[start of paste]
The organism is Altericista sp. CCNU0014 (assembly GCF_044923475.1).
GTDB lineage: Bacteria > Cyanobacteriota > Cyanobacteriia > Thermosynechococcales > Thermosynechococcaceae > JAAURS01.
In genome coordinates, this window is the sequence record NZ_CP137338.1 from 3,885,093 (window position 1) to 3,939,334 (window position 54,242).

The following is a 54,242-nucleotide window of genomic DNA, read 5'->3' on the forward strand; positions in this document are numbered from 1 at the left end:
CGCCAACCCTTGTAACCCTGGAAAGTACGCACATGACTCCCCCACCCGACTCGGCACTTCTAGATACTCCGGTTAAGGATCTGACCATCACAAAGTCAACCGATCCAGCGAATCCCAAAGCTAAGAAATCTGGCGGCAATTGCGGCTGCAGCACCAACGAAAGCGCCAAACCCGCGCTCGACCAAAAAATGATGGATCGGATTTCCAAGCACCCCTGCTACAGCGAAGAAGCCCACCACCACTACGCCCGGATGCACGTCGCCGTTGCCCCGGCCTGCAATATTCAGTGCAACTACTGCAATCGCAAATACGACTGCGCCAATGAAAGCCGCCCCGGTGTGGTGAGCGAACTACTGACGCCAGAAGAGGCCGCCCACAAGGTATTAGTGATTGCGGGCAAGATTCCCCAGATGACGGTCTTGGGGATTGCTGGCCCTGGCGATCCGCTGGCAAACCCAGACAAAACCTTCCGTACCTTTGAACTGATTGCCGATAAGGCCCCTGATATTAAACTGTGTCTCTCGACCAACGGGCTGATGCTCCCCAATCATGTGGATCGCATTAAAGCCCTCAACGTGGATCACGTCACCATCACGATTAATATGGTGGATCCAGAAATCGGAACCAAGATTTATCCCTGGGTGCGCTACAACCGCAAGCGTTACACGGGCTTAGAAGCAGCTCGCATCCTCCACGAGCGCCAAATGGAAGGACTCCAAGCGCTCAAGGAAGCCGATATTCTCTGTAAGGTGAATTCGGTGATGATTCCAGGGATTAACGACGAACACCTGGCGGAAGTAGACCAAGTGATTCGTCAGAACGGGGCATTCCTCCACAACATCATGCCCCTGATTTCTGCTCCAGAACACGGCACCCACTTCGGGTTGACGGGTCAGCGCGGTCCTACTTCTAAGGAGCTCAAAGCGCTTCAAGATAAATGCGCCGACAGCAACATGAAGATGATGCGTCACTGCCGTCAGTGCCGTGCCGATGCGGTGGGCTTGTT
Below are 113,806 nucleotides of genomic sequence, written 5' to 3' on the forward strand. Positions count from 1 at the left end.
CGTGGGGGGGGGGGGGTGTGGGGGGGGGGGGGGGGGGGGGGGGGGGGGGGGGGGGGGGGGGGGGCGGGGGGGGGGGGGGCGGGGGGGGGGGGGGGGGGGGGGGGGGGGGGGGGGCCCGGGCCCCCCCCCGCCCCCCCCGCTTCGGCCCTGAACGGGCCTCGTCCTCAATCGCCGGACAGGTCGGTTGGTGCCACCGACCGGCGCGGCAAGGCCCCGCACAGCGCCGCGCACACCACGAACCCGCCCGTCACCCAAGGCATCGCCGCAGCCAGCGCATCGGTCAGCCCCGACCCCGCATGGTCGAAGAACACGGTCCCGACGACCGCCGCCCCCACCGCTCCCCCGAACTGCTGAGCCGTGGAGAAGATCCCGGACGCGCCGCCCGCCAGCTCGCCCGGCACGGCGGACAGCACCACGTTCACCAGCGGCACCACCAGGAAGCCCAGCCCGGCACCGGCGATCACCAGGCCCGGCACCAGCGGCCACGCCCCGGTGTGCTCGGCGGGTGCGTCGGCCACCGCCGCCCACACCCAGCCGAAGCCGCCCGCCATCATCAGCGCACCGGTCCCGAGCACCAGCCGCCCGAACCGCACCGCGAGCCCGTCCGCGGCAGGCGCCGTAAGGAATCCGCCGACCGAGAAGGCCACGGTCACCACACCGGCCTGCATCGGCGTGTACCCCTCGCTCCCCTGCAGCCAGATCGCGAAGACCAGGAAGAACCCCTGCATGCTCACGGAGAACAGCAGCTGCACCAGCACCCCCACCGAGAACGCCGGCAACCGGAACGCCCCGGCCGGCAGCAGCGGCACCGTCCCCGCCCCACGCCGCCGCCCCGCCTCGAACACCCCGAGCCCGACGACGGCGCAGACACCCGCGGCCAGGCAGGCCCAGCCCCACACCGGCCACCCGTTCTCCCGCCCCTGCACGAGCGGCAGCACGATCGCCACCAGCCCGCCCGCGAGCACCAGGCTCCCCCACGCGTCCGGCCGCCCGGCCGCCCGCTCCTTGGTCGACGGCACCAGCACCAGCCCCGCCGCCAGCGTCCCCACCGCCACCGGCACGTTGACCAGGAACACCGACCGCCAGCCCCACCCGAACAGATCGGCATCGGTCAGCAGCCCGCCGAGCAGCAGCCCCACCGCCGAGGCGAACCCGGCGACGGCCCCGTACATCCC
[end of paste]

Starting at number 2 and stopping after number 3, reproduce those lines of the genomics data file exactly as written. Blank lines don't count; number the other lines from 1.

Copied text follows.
GTDB lineage: Bacteria > Cyanobacteriota > Cyanobacteriia > Thermosynechococcales > Thermosynechococcaceae > JAAURS01.
In genome coordinates, this window is the sequence record NZ_CP137338.1 from 3,885,093 (window position 1) to 3,939,334 (window position 54,242).